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Friday, 19 December 2014

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Windfarm developer claims Allerdale council in ‘disarray’

Allerdale council could be ordered to pay extra costs for “unreasonable behaviour” amid claims that it is in “disarray”.

Potato Pot windfarm photo
Planning inspector John Braithwaite, centre, Steve Long, left, from Allerdale council and landscape expert Neil Furber

Related: Planning inspector blasts Cumbrian council over 'poor' windfarm case

The comments were made during a heated inquiry over controversial plans to build wind turbines higher than Big Ben near Workington.

London-based Airvolution Energy wants to put up three 328ft wind turbines at Potato Pot near Branthwaite.

David Hardy, representing the energy firm, said: “The council is in disarray. The case has been laboured, beset by basic mistakes and miscommunication between team members.

“It’s a really tortuous task at the end of this inquiry just to understand what the council’s case is.”

The inquiry was held in Workington this week following an appeal by Airvolution after Allerdale council failed to determine the application within the agreed time frame.

Mr Hardy submitted a costs application yesterday, after he said Allerdale council had behaved unreasonably throughout the three-day inquiry.

He said the council didn’t clearly state its case which Airvolution was expected to meet and, with no warning, attempted to alter its case after evidence had been exchanged.

He added that the applicant had to prepare additional evidence at short notice and spend a lot of time and expense to meet new ground.

Jonathan Owen, representing the council, said: “The council denies it’s acted unreasonably and wasted expenses.

“The costs application should be dismissed.”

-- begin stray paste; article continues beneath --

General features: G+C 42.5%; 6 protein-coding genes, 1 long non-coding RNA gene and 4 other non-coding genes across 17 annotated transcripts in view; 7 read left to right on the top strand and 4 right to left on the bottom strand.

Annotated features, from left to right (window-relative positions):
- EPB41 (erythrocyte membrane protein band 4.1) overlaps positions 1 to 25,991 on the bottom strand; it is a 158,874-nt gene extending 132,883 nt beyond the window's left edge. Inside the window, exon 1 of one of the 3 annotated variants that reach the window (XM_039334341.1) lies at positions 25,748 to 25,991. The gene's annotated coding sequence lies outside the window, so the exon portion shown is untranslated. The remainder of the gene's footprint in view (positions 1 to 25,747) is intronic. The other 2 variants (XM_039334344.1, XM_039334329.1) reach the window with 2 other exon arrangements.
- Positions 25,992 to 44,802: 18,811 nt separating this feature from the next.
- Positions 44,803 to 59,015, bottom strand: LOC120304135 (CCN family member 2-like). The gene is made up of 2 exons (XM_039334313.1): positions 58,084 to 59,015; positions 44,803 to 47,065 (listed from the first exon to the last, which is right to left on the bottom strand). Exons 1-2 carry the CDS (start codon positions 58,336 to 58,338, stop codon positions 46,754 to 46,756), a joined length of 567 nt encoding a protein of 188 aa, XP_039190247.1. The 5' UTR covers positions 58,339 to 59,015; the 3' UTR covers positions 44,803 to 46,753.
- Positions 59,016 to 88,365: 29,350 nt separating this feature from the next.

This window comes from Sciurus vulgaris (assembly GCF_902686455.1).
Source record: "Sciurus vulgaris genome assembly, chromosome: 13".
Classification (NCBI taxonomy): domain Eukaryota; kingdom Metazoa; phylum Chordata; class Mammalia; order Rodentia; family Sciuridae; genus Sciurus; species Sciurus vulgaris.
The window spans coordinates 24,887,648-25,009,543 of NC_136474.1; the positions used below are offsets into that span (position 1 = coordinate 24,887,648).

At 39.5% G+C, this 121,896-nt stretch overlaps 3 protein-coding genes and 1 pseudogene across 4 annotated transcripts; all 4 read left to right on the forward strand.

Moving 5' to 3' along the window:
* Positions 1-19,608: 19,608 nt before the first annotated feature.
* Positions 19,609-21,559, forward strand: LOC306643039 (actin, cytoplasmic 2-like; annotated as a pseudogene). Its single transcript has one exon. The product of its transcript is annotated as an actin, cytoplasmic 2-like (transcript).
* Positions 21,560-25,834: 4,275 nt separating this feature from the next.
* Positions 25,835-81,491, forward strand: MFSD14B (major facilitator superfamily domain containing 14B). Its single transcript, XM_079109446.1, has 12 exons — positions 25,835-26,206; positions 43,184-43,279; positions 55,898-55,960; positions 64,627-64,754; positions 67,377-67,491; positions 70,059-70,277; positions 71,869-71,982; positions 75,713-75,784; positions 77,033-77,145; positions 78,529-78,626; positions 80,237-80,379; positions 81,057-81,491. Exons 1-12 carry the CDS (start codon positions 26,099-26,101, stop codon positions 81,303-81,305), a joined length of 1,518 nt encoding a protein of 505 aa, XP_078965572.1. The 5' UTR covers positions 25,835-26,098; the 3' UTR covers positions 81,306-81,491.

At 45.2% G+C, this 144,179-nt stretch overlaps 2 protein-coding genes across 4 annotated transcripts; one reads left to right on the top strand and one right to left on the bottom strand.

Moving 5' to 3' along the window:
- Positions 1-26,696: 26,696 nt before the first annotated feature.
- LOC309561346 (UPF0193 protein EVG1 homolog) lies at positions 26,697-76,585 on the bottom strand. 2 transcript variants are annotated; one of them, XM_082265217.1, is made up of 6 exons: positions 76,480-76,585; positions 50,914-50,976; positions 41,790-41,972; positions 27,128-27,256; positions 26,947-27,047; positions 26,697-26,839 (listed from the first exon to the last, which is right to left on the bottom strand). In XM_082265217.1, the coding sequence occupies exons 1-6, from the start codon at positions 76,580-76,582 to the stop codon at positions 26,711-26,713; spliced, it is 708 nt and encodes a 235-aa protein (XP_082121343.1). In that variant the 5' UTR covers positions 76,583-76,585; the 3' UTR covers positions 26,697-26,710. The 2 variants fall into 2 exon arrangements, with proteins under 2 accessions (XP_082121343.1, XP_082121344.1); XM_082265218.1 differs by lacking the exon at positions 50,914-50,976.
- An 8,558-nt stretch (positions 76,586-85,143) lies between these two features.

The last day of the inquiry saw both sides give their closing statements.

Mr Owen reiterated the council’s argument that the proposal would have “significant” and “adverse” visual and landscape effects.

He referred to the potential impact on settlements and individual houses, visual effects from a stretch of the A595, and the landscape impact on the Lake District National Park.

Mr Hardy said the development would meet national renewable energy targets and would make a positive contribution to climate change.

Planning inspector John Braithwaite also heard from Michael Lonican, 69, of Branthwaite, who had been too upset to give evidence on the first day of the inquiry.

The widower, who lives alone, moved to the area several years ago with his wife Christine because of its beauty and tranquility.

Allerdale council has received 19 objections, including one from the county council. It has not had any letters of support.

The development would be visible from Gilgarran, Winscales, Pica, Distington, High Harrington, Ullock, and Dean. It would also be seen from Workington, Lamplugh, Lowca, Deanscales and Greysouthern, and from parts of the Lake District National Park.

After the closing statements, Mr Braithwaite visited the proposed site and neighbouring properties. He said a decision is expected in five to six weeks.

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